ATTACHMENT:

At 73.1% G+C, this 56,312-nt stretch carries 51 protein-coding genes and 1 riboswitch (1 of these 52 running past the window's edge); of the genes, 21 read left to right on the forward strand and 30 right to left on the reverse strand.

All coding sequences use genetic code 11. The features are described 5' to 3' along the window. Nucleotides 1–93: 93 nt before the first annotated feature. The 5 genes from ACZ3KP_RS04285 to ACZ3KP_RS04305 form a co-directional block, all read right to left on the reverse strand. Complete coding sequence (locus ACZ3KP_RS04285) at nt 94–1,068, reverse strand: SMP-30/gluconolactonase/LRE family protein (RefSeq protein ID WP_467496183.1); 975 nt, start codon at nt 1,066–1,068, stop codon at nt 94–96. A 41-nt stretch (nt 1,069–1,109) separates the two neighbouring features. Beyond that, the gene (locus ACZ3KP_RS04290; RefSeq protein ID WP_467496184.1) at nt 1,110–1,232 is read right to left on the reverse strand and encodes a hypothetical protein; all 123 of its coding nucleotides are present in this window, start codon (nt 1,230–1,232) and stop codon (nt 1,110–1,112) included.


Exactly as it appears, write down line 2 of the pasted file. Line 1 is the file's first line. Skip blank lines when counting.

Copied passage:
All coding sequences use genetic code 11. The features are described 5' to 3' along the window. Nucleotides 1–93: 93 nt before the first annotated feature. The 5 genes from ACZ3KP_RS04285 to ACZ3KP_RS04305 form a co-directional block, all read right to left on the reverse strand. Complete coding sequence (locus ACZ3KP_RS04285) at nt 94–1,068, reverse strand: SMP-30/gluconolactonase/LRE family protein (RefSeq protein ID WP_467496183.1); 975 nt, start codon at nt 1,066–1,068, stop codon at nt 94–96. A 41-nt stretch (nt 1,069–1,109) separates the two neighbouring features. Beyond that, the gene (locus ACZ3KP_RS04290; RefSeq protein ID WP_467496184.1) at nt 1,110–1,232 is read right to left on the reverse strand and encodes a hypothetical protein; all 123 of its coding nucleotides are present in this window, start codon (nt 1,230–1,232) and stop codon (nt 1,110–1,112) included.